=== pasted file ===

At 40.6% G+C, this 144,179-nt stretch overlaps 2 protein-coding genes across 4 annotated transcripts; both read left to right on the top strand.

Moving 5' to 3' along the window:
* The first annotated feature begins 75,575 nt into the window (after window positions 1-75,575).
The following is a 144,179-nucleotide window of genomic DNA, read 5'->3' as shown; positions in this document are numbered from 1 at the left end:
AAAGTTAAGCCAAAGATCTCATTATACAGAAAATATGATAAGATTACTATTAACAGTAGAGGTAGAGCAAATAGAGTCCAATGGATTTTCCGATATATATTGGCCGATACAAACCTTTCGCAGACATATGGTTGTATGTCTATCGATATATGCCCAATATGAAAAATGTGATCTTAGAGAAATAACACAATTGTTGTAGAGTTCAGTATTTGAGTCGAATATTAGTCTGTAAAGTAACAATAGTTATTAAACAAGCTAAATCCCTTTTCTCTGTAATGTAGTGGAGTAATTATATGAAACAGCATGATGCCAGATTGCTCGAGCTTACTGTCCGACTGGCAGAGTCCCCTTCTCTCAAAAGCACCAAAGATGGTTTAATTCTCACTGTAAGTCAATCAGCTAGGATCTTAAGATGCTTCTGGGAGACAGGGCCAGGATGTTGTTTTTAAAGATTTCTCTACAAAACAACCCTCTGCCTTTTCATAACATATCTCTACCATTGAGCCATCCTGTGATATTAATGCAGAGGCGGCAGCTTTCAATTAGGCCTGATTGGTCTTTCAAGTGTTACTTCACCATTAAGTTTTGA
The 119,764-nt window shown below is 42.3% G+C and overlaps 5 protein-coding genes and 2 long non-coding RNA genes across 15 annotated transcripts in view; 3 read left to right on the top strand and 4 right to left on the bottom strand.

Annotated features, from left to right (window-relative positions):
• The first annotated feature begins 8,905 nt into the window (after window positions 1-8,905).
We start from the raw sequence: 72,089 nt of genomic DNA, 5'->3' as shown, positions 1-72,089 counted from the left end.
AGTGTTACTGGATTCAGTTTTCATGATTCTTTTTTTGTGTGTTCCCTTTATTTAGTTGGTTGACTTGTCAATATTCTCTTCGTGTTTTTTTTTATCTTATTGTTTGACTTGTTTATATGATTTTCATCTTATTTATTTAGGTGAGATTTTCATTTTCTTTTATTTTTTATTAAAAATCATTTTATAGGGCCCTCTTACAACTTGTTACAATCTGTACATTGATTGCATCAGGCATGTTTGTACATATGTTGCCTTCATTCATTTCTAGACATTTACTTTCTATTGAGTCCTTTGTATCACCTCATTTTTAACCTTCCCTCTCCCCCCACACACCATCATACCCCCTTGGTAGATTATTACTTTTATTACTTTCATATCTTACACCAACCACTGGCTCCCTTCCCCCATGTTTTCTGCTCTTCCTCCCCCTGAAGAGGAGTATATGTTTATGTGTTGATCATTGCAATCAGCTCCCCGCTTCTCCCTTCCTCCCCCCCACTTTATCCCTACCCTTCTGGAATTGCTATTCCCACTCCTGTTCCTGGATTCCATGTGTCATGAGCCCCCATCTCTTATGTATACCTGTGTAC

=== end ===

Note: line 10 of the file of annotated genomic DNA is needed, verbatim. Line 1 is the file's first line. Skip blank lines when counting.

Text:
AGTGTTACTGGATTCAGTTTTCATGATTCTTTTTTTGTGTGTTCCCTTTATTTAGTTGGTTGACTTGTCAATATTCTCTTCGTGTTTTTTTTTATCTTATTGTTTGACTTGTTTATATGATTTTCATCTTATTTATTTAGGTGAGATTTTCATTTTCTTTTATTTTTTATTAAAAATCATTTTATAGGGCCCTCTTACAACTTGTTACAATCTGTACATTGATTGCATCAGGCATGTTTGTACATATGTTGCCTTCATTCATTTCTAGACATTTACTTTCTATTGAGTCCTTTGTATCACCTCATTTTTAACCTTCCCTCTCCCCCCACACACCATCATACCCCCTTGGTAGATTATTACTTTTATTACTTTCATATCTTACACCAACCACTGGCTCCCTTCCCCCATGTTTTCTGCTCTTCCTCCCCCTGAAGAGGAGTATATGTTTATGTGTTGATCATTGCAATCAGCTCCCCGCTTCTCCCTTCCTCCCCCCCACTTTATCCCTACCCTTCTGGAATTGCTATTCCCACTCCTGTTCCTGGATTCCATGTGTCATGAGCCCCCATCTCTTATGTATACCTGTGTAC